I wanted to hug this girl and tell her that though you could be forgiven for thinking otherwise, there really are more important things in life than being skinny. I wanted to tell her that looking like a model will, in the long run, be largely worthless if you aren’t also kind, and thoughtful, and hardworking. I wanted to tell her that looking good — as others define it — in a bikini isn’t a talent, or a trade, and it isn’t a marker of your intelligence, or of anything other than what you look like in a bikini. I wanted to tell her that the skinny girls at the top of the food chain can be miserable too, because again, though you could be forgiven for thinking otherwise, looking “good” in a bikini isn’t the path to happiness.

No Makeup Selfies Are Brave… Kinda:

To get a sense of how integral we consider makeup to be to making a woman presentable, you only have to look at the masculine rejoinder to the no makeup selfie trend: cock in a sock, which is exactly what it sounds like. Unable to make a statement by taking off their makeup, since they aren’t expected to wear any (or indeed, socially permitted to wear any), men took off all their clothes, put tube socks over their penises, took photos of themselves, and posted them on the internet.

Thought Catalog: Who cares about whom Hermione Granger married?

Thought Catalog: Who cares about whom Hermione Granger married?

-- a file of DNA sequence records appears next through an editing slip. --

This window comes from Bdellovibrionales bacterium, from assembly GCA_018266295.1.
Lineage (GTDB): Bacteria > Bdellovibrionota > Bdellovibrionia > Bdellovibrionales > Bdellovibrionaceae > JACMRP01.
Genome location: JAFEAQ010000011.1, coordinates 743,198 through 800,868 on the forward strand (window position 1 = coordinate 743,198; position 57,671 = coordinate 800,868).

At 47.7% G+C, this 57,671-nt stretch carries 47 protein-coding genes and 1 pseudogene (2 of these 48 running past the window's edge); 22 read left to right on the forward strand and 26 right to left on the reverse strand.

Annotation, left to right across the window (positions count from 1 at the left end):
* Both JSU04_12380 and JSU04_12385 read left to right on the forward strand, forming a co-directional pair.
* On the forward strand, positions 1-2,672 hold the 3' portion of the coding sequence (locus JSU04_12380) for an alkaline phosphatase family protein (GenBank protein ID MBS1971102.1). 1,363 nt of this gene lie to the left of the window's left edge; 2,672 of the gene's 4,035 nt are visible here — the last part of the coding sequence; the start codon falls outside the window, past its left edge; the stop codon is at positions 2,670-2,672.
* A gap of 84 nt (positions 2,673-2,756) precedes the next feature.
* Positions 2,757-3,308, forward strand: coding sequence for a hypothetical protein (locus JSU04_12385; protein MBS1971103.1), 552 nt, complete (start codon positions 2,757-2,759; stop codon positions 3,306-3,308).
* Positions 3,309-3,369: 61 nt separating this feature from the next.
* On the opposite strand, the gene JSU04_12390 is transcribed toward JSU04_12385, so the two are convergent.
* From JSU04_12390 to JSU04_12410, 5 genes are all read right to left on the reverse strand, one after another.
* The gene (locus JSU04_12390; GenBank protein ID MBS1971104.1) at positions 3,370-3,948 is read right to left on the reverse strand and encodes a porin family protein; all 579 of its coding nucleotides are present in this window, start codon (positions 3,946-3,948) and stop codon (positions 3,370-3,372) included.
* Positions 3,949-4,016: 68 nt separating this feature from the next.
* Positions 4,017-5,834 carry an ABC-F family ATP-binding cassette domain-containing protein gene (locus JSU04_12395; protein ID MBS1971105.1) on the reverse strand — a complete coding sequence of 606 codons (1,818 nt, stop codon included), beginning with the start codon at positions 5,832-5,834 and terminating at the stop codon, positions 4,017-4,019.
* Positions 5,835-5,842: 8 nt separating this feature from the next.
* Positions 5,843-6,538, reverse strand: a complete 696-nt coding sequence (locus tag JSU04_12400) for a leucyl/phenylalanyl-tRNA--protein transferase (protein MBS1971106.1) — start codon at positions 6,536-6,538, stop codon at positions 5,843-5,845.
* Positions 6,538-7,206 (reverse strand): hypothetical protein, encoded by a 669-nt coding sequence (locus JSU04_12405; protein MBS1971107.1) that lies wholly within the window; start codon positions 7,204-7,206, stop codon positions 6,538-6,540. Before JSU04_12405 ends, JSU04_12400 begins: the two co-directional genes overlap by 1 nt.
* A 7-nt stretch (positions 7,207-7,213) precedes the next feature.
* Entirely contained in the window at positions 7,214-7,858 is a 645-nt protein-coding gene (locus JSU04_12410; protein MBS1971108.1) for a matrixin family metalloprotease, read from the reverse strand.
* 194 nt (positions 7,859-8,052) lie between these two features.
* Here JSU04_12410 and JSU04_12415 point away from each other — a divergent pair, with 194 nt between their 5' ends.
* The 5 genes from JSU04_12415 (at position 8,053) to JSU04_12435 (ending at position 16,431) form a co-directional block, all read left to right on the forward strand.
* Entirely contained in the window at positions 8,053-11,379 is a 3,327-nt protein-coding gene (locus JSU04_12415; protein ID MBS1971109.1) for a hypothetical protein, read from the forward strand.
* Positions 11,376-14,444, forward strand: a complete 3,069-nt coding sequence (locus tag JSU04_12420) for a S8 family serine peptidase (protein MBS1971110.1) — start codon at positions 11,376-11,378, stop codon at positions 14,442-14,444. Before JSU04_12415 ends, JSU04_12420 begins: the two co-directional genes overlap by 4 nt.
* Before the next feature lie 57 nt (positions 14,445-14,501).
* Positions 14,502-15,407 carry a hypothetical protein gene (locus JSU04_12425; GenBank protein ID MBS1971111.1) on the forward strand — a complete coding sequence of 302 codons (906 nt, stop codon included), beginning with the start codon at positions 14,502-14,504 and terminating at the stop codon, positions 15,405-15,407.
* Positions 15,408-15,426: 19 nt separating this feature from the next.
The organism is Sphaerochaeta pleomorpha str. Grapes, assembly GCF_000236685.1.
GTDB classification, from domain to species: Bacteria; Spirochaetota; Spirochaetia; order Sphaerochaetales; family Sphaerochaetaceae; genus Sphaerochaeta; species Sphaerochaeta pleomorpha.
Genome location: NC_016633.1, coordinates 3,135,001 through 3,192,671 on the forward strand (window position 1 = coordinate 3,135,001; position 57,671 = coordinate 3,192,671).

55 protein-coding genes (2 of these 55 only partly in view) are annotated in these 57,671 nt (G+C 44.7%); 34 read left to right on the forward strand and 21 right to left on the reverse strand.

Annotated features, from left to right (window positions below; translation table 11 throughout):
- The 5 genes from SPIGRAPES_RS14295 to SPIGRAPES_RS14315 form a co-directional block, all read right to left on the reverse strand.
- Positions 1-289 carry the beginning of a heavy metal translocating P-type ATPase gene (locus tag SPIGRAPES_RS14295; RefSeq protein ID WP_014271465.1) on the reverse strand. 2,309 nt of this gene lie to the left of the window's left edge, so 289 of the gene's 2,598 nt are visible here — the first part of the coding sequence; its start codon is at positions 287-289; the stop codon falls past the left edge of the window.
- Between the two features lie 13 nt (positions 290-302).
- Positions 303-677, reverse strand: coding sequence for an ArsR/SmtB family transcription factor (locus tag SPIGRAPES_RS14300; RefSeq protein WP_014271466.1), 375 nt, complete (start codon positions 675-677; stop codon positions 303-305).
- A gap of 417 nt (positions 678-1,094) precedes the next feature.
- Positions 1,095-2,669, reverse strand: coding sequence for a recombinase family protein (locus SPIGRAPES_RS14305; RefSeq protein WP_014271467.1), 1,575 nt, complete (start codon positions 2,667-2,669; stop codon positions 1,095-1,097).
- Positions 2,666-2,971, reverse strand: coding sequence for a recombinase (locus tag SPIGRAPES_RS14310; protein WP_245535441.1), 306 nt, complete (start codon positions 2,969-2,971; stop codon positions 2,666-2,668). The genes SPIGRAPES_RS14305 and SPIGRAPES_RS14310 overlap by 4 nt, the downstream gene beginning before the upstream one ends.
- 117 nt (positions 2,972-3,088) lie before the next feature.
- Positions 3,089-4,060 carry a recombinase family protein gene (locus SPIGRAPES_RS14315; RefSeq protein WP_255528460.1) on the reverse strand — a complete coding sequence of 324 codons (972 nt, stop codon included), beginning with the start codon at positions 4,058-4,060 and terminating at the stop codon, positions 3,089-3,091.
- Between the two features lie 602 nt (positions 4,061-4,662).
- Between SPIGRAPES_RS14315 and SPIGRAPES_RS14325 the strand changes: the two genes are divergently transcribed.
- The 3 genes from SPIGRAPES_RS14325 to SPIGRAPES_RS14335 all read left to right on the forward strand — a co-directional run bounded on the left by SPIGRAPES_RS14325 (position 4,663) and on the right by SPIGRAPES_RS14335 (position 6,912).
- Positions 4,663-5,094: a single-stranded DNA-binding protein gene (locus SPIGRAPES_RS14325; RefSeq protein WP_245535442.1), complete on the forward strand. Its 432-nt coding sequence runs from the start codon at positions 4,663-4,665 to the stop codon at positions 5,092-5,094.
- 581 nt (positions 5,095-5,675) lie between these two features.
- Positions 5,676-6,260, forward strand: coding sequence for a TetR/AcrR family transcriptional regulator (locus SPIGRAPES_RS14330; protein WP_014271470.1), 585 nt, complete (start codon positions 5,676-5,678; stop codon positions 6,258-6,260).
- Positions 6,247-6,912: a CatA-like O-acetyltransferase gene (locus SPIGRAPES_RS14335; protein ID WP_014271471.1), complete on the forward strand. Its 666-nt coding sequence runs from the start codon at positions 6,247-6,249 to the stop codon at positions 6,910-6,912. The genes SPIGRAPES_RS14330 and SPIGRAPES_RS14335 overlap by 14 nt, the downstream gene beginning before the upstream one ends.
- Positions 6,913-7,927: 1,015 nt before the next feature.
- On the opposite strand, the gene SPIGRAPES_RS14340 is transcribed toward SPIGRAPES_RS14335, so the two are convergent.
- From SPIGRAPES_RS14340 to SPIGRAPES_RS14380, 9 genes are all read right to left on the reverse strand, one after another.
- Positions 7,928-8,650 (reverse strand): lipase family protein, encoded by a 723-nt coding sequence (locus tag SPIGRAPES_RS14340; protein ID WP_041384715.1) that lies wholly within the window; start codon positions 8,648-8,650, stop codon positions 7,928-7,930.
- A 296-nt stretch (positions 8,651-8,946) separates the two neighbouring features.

Last week’s column at Thought Catalog was about J. K. Rowling’s regrets about pairing Hermione Granger with Ron Weasley, rather than with Harry Potter:

Rowling said in the interview that she hoped she wasn’t breaking too many hearts when she expressed her regret and bringing these two beloved characters together. My heart’s not broken, even though I do think that of all the romance threads in the novels, Ron’s and Hermione’s is the most realistic — the epilogue, as always, notwithstanding. I’m just not that interested in who Hermione marries. I don’t care if it’s Ron, or Harry, or Hagrid’s runty giant half-brother Grawp. Hermione, when asked what she was planning to do after she graduated from Hogwarts, said, “I’m hoping to do some good in the world.” In my head, she becomes Minister of Magic.

Here’s my case for Hermione for Minister (which is my way of inviting you to close this tab if extreme nerdiness is not your thing. It is about to get nerdy as hell in here, and I make zero apologies for that).

Assuming that there are very few lines of work for a witch or wizard to go into after they leave Hogwarts, and assuming that the best and the brightest go on to work at the Ministry, that’s where Hermione should be. She’s top of her class in everything, with the exception of Defense Against the Dark Arts, but given that she has destroyed a piece of Voldemort’s soul with her own two hands (that’s what the abovementioned basilisk fangs were for), I suspect the Ministry would give her a pass on her only-almost-perfect Defense grades.

You can read the whole thing here.

Thought Catalog: On the “Halloween costumes have gotten so slutty!” conversation

Thought Catalog: On the “Halloween costumes have gotten so slutty!” conversation

This week at Thought Catalog, I have had it with the judgement-disguised-as-feminism that characterizes so much of the debate about sexualized Halloween costumes: